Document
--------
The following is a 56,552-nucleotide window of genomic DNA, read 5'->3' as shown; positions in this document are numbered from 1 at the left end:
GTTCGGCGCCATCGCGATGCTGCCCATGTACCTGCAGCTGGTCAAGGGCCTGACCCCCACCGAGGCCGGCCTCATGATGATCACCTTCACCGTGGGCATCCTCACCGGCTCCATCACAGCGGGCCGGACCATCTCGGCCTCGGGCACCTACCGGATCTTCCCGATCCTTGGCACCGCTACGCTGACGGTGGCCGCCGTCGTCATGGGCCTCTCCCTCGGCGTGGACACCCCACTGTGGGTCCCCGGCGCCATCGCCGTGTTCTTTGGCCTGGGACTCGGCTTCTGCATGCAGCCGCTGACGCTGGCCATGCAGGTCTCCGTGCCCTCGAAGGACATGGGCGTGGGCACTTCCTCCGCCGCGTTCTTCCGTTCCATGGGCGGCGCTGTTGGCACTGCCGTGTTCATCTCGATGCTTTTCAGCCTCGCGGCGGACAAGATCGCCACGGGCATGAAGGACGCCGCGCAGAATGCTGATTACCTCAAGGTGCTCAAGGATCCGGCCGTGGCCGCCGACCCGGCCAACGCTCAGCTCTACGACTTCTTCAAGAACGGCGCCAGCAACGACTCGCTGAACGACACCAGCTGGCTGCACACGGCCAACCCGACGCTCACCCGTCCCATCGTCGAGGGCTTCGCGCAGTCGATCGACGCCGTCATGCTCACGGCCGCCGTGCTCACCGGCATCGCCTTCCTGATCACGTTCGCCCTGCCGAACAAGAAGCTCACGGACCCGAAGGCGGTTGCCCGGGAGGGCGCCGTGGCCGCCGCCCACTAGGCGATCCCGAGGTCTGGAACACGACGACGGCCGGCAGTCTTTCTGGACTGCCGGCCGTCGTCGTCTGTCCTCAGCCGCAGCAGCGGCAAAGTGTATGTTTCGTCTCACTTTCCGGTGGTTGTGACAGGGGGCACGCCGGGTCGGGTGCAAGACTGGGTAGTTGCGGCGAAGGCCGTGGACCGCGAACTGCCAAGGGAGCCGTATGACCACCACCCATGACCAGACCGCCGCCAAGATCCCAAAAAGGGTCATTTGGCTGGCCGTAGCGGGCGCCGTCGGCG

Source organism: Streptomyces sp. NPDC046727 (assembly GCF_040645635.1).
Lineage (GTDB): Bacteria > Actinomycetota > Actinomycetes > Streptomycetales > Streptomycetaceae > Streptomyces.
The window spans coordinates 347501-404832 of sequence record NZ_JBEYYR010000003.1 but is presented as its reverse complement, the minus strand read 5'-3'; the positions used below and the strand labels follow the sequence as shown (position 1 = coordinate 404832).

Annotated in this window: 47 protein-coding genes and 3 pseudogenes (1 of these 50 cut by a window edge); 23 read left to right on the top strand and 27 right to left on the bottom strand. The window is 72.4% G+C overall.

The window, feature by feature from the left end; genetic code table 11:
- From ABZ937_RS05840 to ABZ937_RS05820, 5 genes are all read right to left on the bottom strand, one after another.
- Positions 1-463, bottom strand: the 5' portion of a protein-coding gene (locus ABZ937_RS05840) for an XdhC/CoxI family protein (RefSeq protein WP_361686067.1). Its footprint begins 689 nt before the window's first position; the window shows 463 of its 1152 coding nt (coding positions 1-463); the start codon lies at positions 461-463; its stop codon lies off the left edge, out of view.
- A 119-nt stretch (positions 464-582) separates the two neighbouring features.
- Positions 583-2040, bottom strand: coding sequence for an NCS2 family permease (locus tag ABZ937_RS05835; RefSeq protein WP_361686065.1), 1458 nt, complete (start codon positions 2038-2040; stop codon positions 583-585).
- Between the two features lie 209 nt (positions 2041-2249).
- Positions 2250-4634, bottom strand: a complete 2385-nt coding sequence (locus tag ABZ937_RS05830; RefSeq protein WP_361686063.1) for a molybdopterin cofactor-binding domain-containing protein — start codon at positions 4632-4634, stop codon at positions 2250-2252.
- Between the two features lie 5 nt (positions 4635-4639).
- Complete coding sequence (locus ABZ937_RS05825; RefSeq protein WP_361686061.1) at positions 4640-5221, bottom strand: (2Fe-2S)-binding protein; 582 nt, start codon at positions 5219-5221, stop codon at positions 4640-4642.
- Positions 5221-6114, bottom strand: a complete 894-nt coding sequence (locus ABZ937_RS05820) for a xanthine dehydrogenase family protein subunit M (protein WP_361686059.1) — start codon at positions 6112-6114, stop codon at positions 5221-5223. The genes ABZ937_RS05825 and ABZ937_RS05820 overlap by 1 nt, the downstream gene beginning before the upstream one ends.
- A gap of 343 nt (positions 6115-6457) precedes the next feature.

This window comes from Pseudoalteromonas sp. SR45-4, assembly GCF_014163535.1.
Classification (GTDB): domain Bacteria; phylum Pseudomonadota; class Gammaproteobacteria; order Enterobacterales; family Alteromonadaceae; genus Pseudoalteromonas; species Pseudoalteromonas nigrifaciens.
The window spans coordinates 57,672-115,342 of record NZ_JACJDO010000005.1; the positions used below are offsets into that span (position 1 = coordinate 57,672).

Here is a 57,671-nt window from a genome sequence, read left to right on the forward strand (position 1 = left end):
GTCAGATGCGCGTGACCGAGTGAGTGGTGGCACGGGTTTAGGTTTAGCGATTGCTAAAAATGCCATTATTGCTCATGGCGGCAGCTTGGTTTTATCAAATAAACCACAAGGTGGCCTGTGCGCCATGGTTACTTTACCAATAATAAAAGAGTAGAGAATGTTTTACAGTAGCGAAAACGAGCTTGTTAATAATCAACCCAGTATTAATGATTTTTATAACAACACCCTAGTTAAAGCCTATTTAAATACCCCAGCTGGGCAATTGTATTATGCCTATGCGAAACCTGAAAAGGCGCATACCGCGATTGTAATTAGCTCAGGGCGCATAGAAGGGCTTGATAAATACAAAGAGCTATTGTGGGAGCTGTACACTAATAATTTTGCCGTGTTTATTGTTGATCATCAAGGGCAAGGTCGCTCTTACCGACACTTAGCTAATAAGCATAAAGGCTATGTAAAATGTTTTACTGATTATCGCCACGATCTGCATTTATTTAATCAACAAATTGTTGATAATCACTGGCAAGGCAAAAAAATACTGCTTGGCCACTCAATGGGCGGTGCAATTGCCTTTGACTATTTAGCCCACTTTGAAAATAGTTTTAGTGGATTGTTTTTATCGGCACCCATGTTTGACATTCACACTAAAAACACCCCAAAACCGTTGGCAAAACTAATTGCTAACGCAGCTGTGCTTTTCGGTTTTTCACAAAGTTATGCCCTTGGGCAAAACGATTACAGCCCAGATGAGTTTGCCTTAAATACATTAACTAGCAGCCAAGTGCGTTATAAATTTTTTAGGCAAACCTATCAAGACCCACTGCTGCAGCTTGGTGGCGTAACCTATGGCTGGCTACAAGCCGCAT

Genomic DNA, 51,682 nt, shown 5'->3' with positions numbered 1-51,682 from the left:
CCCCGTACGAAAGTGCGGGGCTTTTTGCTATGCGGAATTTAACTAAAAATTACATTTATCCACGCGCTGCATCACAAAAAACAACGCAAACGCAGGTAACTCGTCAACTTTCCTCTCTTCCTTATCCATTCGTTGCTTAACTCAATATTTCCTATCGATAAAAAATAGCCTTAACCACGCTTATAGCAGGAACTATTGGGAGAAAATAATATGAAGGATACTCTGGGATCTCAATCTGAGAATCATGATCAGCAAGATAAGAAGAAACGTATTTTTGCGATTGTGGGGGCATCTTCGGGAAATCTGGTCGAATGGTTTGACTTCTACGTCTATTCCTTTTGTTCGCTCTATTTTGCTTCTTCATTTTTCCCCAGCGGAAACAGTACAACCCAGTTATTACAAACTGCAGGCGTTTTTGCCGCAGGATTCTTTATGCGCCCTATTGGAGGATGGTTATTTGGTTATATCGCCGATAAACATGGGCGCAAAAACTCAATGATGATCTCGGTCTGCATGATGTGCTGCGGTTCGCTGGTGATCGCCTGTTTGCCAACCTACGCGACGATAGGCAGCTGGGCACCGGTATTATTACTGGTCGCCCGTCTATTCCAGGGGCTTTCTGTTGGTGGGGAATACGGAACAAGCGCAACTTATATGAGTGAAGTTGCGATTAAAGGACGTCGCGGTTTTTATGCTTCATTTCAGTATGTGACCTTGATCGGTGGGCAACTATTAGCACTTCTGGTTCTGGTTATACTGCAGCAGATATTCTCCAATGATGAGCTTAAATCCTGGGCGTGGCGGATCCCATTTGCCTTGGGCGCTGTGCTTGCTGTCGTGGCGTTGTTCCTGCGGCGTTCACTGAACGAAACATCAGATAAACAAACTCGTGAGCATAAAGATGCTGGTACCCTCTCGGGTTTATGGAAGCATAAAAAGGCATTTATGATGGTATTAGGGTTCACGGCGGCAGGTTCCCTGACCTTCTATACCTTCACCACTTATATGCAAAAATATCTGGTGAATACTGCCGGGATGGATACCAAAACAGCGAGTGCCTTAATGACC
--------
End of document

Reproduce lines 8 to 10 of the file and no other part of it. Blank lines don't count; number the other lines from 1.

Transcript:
- From ABZ937_RS05840 to ABZ937_RS05820, 5 genes are all read right to left on the bottom strand, one after another.
- Positions 1-463, bottom strand: the 5' portion of a protein-coding gene (locus ABZ937_RS05840) for an XdhC/CoxI family protein (RefSeq protein WP_361686067.1). Its footprint begins 689 nt before the window's first position; the window shows 463 of its 1152 coding nt (coding positions 1-463); the start codon lies at positions 461-463; its stop codon lies off the left edge, out of view.
- A 119-nt stretch (positions 464-582) separates the two neighbouring features.